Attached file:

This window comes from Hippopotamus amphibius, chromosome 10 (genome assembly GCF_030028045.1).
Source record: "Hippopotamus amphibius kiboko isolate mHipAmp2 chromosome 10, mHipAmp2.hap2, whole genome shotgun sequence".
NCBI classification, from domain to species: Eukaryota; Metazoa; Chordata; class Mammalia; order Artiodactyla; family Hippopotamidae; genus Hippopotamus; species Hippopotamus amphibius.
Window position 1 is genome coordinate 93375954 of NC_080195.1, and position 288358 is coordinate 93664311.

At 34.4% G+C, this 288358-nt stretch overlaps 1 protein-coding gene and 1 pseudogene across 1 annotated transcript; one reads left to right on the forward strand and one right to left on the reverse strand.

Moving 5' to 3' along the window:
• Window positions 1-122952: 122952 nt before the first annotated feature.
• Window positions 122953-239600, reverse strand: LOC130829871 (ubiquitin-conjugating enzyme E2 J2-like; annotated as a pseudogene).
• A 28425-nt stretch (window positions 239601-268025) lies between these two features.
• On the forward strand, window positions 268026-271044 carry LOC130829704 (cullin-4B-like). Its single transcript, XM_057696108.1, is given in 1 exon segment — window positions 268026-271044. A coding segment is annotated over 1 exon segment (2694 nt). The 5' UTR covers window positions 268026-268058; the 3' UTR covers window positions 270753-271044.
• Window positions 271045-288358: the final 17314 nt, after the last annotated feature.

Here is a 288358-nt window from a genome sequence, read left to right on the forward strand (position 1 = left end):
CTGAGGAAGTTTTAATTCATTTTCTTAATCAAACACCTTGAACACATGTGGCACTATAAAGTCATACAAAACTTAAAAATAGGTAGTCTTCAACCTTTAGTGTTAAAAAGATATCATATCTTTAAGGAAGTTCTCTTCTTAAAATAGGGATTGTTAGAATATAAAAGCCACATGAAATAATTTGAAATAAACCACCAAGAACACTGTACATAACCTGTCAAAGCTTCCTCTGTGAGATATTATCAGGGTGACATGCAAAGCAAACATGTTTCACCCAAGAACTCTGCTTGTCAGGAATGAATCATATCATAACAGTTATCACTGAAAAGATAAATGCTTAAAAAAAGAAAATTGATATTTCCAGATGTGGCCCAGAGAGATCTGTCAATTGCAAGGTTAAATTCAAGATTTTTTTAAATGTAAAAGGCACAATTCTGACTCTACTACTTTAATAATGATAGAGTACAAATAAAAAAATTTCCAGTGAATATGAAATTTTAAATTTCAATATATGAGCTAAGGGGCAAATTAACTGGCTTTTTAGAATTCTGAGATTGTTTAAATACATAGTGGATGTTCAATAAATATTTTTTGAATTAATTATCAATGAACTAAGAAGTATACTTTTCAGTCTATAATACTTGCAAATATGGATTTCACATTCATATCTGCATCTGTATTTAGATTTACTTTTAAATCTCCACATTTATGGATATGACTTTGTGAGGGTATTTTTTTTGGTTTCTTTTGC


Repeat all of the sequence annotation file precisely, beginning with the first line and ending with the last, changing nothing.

This window comes from Hippopotamus amphibius, chromosome 10 (genome assembly GCF_030028045.1).
Source record: "Hippopotamus amphibius kiboko isolate mHipAmp2 chromosome 10, mHipAmp2.hap2, whole genome shotgun sequence".
NCBI classification, from domain to species: Eukaryota; Metazoa; Chordata; class Mammalia; order Artiodactyla; family Hippopotamidae; genus Hippopotamus; species Hippopotamus amphibius.
Window position 1 is genome coordinate 93375954 of NC_080195.1, and position 288358 is coordinate 93664311.

At 34.4% G+C, this 288358-nt stretch overlaps 1 protein-coding gene and 1 pseudogene across 1 annotated transcript; one reads left to right on the forward strand and one right to left on the reverse strand.

Moving 5' to 3' along the window:
• Window positions 1-122952: 122952 nt before the first annotated feature.
• Window positions 122953-239600, reverse strand: LOC130829871 (ubiquitin-conjugating enzyme E2 J2-like; annotated as a pseudogene).
• A 28425-nt stretch (window positions 239601-268025) lies between these two features.
• On the forward strand, window positions 268026-271044 carry LOC130829704 (cullin-4B-like). Its single transcript, XM_057696108.1, is given in 1 exon segment — window positions 268026-271044. A coding segment is annotated over 1 exon segment (2694 nt). The 5' UTR covers window positions 268026-268058; the 3' UTR covers window positions 270753-271044.
• Window positions 271045-288358: the final 17314 nt, after the last annotated feature.

Here is a 288358-nt window from a genome sequence, read left to right on the forward strand (position 1 = left end):
CTGAGGAAGTTTTAATTCATTTTCTTAATCAAACACCTTGAACACATGTGGCACTATAAAGTCATACAAAACTTAAAAATAGGTAGTCTTCAACCTTTAGTGTTAAAAAGATATCATATCTTTAAGGAAGTTCTCTTCTTAAAATAGGGATTGTTAGAATATAAAAGCCACATGAAATAATTTGAAATAAACCACCAAGAACACTGTACATAACCTGTCAAAGCTTCCTCTGTGAGATATTATCAGGGTGACATGCAAAGCAAACATGTTTCACCCAAGAACTCTGCTTGTCAGGAATGAATCATATCATAACAGTTATCACTGAAAAGATAAATGCTTAAAAAAAGAAAATTGATATTTCCAGATGTGGCCCAGAGAGATCTGTCAATTGCAAGGTTAAATTCAAGATTTTTTTAAATGTAAAAGGCACAATTCTGACTCTACTACTTTAATAATGATAGAGTACAAATAAAAAAATTTCCAGTGAATATGAAATTTTAAATTTCAATATATGAGCTAAGGGGCAAATTAACTGGCTTTTTAGAATTCTGAGATTGTTTAAATACATAGTGGATGTTCAATAAATATTTTTTGAATTAATTATCAATGAACTAAGAAGTATACTTTTCAGTCTATAATACTTGCAAATATGGATTTCACATTCATATCTGCATCTGTATTTAGATTTACTTTTAAATCTCCACATTTATGGATATGACTTTGTGAGGGTATTTTTTTTGGTTTCTTTTGC